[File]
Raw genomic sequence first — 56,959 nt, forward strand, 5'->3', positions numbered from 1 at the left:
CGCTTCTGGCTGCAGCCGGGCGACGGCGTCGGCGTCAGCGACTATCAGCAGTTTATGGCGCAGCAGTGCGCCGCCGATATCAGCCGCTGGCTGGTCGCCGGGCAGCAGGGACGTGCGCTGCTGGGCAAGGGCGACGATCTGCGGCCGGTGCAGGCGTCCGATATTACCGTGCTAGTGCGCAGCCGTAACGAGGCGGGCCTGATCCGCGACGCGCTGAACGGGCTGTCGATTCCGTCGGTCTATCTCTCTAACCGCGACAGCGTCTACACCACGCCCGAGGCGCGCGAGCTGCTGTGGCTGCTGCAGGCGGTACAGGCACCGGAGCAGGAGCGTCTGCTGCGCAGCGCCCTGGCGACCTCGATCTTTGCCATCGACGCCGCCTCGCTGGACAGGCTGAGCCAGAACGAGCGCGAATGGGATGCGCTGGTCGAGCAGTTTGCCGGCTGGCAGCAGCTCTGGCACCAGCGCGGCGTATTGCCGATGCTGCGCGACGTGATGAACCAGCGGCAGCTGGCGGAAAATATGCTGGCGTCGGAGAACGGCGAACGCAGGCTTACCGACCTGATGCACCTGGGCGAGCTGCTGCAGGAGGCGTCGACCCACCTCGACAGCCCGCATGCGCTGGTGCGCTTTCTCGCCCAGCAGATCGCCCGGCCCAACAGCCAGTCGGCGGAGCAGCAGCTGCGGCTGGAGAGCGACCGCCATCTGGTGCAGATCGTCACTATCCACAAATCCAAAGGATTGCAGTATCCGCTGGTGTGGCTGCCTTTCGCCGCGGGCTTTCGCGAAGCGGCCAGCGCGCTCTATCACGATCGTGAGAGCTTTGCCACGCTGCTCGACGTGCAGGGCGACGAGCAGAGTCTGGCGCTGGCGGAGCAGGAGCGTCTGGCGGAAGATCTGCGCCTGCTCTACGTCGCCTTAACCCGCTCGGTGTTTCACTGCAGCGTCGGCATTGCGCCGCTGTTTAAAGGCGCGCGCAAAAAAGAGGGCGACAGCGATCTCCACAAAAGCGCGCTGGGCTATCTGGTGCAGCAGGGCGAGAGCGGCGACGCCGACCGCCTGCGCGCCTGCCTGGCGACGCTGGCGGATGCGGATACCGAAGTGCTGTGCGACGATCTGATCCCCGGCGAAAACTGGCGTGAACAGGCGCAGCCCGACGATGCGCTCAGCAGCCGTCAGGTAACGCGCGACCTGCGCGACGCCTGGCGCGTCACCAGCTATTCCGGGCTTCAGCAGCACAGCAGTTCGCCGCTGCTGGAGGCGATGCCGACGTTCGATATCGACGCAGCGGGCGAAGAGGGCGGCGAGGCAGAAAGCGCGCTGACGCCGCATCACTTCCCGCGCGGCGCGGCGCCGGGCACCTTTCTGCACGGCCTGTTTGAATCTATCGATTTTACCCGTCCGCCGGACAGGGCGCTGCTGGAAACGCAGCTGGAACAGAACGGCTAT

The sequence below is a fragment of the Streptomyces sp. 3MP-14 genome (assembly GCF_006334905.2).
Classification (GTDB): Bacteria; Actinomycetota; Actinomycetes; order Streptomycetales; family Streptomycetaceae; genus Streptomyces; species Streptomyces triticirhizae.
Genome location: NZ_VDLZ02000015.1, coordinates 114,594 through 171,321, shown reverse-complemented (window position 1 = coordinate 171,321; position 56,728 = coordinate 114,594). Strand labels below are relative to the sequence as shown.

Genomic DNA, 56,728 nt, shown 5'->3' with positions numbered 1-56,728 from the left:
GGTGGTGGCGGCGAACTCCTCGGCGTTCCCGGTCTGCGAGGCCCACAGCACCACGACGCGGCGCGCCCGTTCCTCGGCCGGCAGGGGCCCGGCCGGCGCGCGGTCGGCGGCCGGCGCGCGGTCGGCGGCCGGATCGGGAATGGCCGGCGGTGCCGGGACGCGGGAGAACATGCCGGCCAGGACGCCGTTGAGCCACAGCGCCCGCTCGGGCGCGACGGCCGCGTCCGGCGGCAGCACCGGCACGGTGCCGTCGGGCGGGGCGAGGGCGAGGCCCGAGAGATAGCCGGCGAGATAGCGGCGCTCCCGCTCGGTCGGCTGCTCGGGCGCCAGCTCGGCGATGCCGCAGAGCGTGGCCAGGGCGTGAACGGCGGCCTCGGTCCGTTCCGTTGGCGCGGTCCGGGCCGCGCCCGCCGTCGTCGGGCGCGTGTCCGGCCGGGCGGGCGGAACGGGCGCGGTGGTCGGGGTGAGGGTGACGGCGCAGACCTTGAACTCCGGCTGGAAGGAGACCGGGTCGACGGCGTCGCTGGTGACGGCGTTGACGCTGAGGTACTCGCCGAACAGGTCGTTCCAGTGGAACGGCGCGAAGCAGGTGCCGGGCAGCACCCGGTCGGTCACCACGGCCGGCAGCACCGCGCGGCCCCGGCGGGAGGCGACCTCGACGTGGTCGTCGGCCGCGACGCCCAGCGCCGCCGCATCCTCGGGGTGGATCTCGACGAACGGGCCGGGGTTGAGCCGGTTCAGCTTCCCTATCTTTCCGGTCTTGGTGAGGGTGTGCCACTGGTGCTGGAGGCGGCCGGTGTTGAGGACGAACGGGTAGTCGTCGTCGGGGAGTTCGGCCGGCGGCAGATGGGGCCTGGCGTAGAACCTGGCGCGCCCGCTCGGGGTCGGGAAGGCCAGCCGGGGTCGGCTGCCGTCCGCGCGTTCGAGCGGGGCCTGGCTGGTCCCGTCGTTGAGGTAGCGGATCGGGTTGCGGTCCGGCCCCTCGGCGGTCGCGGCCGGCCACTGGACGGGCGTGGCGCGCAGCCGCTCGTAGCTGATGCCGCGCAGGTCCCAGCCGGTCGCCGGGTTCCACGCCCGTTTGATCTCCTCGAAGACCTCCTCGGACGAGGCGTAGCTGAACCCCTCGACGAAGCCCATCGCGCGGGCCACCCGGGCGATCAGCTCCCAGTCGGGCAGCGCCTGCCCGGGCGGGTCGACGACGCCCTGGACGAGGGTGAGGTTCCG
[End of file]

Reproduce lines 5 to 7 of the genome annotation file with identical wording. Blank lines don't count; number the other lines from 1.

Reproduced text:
Genome location: NZ_VDLZ02000015.1, coordinates 114,594 through 171,321, shown reverse-complemented (window position 1 = coordinate 171,321; position 56,728 = coordinate 114,594). Strand labels below are relative to the sequence as shown.

Genomic DNA, 56,728 nt, shown 5'->3' with positions numbered 1-56,728 from the left:
GGTGGTGGCGGCGAACTCCTCGGCGTTCCCGGTCTGCGAGGCCCACAGCACCACGACGCGGCGCGCCCGTTCCTCGGCCGGCAGGGGCCCGGCCGGCGCGCGGTCGGCGGCCGGCGCGCGGTCGGCGGCCGGATCGGGAATGGCCGGCGGTGCCGGGACGCGGGAGAACATGCCGGCCAGGACGCCGTTGAGCCACAGCGCCCGCTCGGGCGCGACGGCCGCGTCCGGCGGCAGCACCGGCACGGTGCCGTCGGGCGGGGCGAGGGCGAGGCCCGAGAGATAGCCGGCGAGATAGCGGCGCTCCCGCTCGGTCGGCTGCTCGGGCGCCAGCTCGGCGATGCCGCAGAGCGTGGCCAGGGCGTGAACGGCGGCCTCGGTCCGTTCCGTTGGCGCGGTCCGGGCCGCGCCCGCCGTCGTCGGGCGCGTGTCCGGCCGGGCGGGCGGAACGGGCGCGGTGGTCGGGGTGAGGGTGACGGCGCAGACCTTGAACTCCGGCTGGAAGGAGACCGGGTCGACGGCGTCGCTGGTGACGGCGTTGACGCTGAGGTACTCGCCGAACAGGTCGTTCCAGTGGAACGGCGCGAAGCAGGTGCCGGGCAGCACCCGGTCGGTCACCACGGCCGGCAGCACCGCGCGGCCCCGGCGGGAGGCGACCTCGACGTGGTCGTCGGCCGCGACGCCCAGCGCCGCCGCATCCTCGGGGTGGATCTCGACGAACGGGCCGGGGTTGAGCCGGTTCAGCTTCCCTATCTTTCCGGTCTTGGTGAGGGTGTGCCACTGGTGCTGGAGGCGGCCGGTGTTGAGGACGAACGGGTAGTCGTCGTCGGGGAGTTCGGCCGGCGGCAGATGGGGCCTGGCGTAGAACCTGGCGCGCCCGCTCGGGGTCGGGAAGGCCAGCCGGGGTCGGCTGCCGTCCGCGCGTTCGAGCGGGGCCTGGCTGGTCCCGTCGTTGAGGTAGCGGATCGGGTTGCGGTCCGGCCCCTCGGCGGTCGCGGCCGGCCACTGGACGGGCGTGGCGCGCAGCCGCTCGTAGCTGATGCCGCGCAGGTCCCAGCCGGTCGCCGGGTTCCACGCCCGTTTGATCTCCTCGAAGACCTCCTCGGACGAGGCGTAGCTGAACCCCTCGACGAAGCCCATCGCGCGGGCCACCCGGGCGATCAGCTCCCAGTCGGGCAGCGCCTGCCCGGGCGGGTCGACGACGCCCTGGACGAGGGTGAGGTTCCG